Document storage. 

The days of the paper filing cabinet are long gone, but so are the days of on-site servers. With a remote workforce, your employees and contractors need to be able to access files from their home, co-working spaces, or hotel rooms. 

When planning your remote work strategy, choose one document storage platform and stay consistent. Whether you use Google Drive, Dropbox, GitHub, or anything else, make sure your team always knows where they can find what they need. Include standard procedures for naming and creating folders to make file location as intuitive as possible. 

Personnel allowances.

In a traditional work environment, you may give your employees a company computer, phone, or other equipment.

You may want to offer your remote workers a few benefits to help improve morale and productivity. For example, you could offer to pay or subsidize some of the following for your remote workforce: 

  • Internet and cellphone data fees

  • Chairs, desks, and lamps

  • Webcams, microphones, and headsets 

  • Babysitting and daycare costs 

The employment landscape is changing, and you don’t want to fall behind the curve.

Prioritize data security. 

With so much data in the cloud, you’ll need to implement clear data security practices to prevent your information from getting lost or stolen. If your workers’ computers are hooked up to a virtual server, a security failure in just one machine can result in serious trouble for your organization. 

To help keep your data safe, consider requiring your personnel to adhere to the following safety measures: 

  • Encrypt emails 

  • Secure any company-owned assets 

  • Use secure wireless networks (and avoid public networks)

  • Don’t access company servers on public computers

  • Use complex, secure passwords 

Some businesses choose to monitor all data transmitted or received on their computer systems or servers. If you decide to monitor your employees, make sure to notify them first, as well as clearly describe what constitutes proper and improper use.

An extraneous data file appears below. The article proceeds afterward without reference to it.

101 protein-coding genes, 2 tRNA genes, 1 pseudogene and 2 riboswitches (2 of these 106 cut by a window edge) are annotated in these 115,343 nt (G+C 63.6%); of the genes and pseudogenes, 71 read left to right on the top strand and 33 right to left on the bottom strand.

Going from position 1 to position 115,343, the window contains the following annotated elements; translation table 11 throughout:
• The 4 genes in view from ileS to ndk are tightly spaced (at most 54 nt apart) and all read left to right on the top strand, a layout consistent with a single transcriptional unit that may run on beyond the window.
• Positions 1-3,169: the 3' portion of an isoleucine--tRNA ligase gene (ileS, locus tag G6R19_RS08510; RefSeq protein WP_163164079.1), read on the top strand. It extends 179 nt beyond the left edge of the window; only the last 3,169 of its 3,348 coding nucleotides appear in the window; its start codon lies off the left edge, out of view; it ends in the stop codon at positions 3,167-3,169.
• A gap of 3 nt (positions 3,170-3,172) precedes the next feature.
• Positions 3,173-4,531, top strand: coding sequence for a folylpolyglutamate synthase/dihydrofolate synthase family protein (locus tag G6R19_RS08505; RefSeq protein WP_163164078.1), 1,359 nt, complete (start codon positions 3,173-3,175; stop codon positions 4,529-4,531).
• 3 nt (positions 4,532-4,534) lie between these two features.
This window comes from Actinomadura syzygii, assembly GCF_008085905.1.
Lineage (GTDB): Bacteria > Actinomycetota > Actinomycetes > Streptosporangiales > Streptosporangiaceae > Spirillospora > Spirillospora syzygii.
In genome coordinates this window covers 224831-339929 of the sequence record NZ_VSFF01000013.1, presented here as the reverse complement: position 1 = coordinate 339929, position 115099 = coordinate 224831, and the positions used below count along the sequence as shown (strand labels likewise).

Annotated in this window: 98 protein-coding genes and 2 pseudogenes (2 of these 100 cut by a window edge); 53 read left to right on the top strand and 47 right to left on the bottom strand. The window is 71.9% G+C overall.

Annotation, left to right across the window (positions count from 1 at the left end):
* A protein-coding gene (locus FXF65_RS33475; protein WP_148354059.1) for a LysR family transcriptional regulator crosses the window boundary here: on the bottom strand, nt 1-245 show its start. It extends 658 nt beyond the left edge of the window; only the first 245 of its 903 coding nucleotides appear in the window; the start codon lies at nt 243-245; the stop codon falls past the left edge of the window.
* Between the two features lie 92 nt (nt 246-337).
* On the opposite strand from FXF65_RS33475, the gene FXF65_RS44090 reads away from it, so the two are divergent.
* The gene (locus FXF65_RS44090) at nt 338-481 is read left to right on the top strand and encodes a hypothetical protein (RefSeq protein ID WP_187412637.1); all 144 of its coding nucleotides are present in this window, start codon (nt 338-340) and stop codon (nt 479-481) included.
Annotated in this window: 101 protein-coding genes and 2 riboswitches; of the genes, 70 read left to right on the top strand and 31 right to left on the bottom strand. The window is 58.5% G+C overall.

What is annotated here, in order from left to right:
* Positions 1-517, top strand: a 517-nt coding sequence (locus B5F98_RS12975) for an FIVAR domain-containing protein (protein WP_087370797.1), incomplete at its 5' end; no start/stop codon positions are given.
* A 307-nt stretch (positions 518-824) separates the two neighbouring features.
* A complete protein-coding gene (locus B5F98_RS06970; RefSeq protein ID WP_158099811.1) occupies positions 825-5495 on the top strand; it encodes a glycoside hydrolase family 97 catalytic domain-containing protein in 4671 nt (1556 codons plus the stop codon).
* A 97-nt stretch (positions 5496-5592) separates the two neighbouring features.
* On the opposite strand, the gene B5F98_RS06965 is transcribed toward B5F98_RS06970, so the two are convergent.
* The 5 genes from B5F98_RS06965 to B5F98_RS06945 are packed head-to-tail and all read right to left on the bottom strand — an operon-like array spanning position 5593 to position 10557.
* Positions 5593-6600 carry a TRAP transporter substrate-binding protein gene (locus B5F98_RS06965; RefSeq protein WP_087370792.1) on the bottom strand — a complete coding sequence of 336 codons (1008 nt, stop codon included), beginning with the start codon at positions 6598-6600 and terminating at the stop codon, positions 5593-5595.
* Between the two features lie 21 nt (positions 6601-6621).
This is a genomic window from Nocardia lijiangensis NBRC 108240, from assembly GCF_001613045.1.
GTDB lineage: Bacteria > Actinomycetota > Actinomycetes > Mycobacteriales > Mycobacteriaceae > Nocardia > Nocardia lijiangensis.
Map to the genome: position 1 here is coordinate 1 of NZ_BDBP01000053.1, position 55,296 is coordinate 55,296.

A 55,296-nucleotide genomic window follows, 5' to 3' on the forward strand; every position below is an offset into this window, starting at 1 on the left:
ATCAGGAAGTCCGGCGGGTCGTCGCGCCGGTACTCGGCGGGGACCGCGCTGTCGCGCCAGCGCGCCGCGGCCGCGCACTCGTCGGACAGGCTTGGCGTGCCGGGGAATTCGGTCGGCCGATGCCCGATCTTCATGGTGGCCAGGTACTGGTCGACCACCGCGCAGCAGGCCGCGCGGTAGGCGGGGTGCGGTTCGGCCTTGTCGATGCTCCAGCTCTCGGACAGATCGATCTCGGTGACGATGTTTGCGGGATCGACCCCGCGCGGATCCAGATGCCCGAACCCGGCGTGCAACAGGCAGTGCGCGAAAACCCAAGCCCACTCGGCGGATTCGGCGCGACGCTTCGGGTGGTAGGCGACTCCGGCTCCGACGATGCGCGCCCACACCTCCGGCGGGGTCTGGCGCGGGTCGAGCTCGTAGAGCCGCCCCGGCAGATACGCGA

Foster a sense of community. 

While remote work promotes freedom and flexibility, many remote workers feel isolated and lonely. Individuals who used to rub elbows with other employees in the office may miss the social interaction of a traditional in-person job. 

To help boost morale and camaraderie, consider scheduling periodic check-ups with each of your employees. Especially if you’ve recently transitioned to a remote workforce, getting feedback from your personnel is vital. A few small adjustments may make all the difference. 

While a remote workforce and asynchronous work solutions like collaborative work management allow people to be more productive on their own, occasional group meetings can help foster a sense of teamwork. Consider a weekly team meeting to get everyone on the same page. Your get-togethers don’t need to be time-consuming (or even mandatory), but they can give your people an opportunity to see their coworkers and realize they’re part of a bigger team. 

On a larger scale, you may consider hosting an annual—or quarterly—conference, where everyone from your team gets together to meet their coworkers in person. If you run a large organization, consider having smaller gatherings for individual teams or divisions. The goal is to help encourage meaningful interactions on a personal level. When your people feel like they’re part of something bigger, they’ll be more motivated to contribute to your cause. 

Harness the power of remote work.

While you may face a few novel issues while setting up your remote workforce, an effective remote work strategy can boost productivity and morale, and make your organization more resilient in difficult times. 

With remote work, organization is everything. Workfront offers a suite of helpful online tools that will keep your business running smoothly and efficiently. If you’re ready to see what Workfront can do for you, take a product tour today. 

See Workfront in action

In this interactive tour, you will get hands-on experience using Workfront. You will learn how Workfront enables the enterprise to:

  • Connect strategy to delivery
  • Iteratively plan and prioritize work
  • Collaborate across teams and divisions to get work done
  • Streamline and optimize processes
  • Measure and report on progress
  • Deliver against your strategy